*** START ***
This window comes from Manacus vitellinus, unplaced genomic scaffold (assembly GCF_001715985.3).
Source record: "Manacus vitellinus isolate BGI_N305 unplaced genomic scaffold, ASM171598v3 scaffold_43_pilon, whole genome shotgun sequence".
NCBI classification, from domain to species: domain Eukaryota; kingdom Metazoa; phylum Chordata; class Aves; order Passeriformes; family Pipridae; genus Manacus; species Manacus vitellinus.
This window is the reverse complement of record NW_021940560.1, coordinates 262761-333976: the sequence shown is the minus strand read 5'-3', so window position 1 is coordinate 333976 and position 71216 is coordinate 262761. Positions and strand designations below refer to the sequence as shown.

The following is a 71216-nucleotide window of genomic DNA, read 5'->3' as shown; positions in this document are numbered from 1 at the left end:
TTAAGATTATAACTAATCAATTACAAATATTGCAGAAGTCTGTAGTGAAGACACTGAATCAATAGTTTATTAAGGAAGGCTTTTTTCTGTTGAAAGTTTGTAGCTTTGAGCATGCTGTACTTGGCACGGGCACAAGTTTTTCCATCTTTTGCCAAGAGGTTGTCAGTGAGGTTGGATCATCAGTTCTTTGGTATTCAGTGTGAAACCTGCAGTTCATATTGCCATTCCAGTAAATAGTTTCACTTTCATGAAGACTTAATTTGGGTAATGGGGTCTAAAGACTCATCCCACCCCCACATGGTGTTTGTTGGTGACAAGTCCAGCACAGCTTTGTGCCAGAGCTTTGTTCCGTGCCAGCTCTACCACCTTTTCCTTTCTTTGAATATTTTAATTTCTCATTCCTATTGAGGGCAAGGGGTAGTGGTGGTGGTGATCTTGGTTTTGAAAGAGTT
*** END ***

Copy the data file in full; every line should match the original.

This window comes from Manacus vitellinus, unplaced genomic scaffold (assembly GCF_001715985.3).
Source record: "Manacus vitellinus isolate BGI_N305 unplaced genomic scaffold, ASM171598v3 scaffold_43_pilon, whole genome shotgun sequence".
NCBI classification, from domain to species: domain Eukaryota; kingdom Metazoa; phylum Chordata; class Aves; order Passeriformes; family Pipridae; genus Manacus; species Manacus vitellinus.
This window is the reverse complement of record NW_021940560.1, coordinates 262761-333976: the sequence shown is the minus strand read 5'-3', so window position 1 is coordinate 333976 and position 71216 is coordinate 262761. Positions and strand designations below refer to the sequence as shown.

The following is a 71216-nucleotide window of genomic DNA, read 5'->3' as shown; positions in this document are numbered from 1 at the left end:
TTAAGATTATAACTAATCAATTACAAATATTGCAGAAGTCTGTAGTGAAGACACTGAATCAATAGTTTATTAAGGAAGGCTTTTTTCTGTTGAAAGTTTGTAGCTTTGAGCATGCTGTACTTGGCACGGGCACAAGTTTTTCCATCTTTTGCCAAGAGGTTGTCAGTGAGGTTGGATCATCAGTTCTTTGGTATTCAGTGTGAAACCTGCAGTTCATATTGCCATTCCAGTAAATAGTTTCACTTTCATGAAGACTTAATTTGGGTAATGGGGTCTAAAGACTCATCCCACCCCCACATGGTGTTTGTTGGTGACAAGTCCAGCACAGCTTTGTGCCAGAGCTTTGTTCCGTGCCAGCTCTACCACCTTTTCCTTTCTTTGAATATTTTAATTTCTCATTCCTATTGAGGGCAAGGGGTAGTGGTGGTGGTGATCTTGGTTTTGAAAGAGTT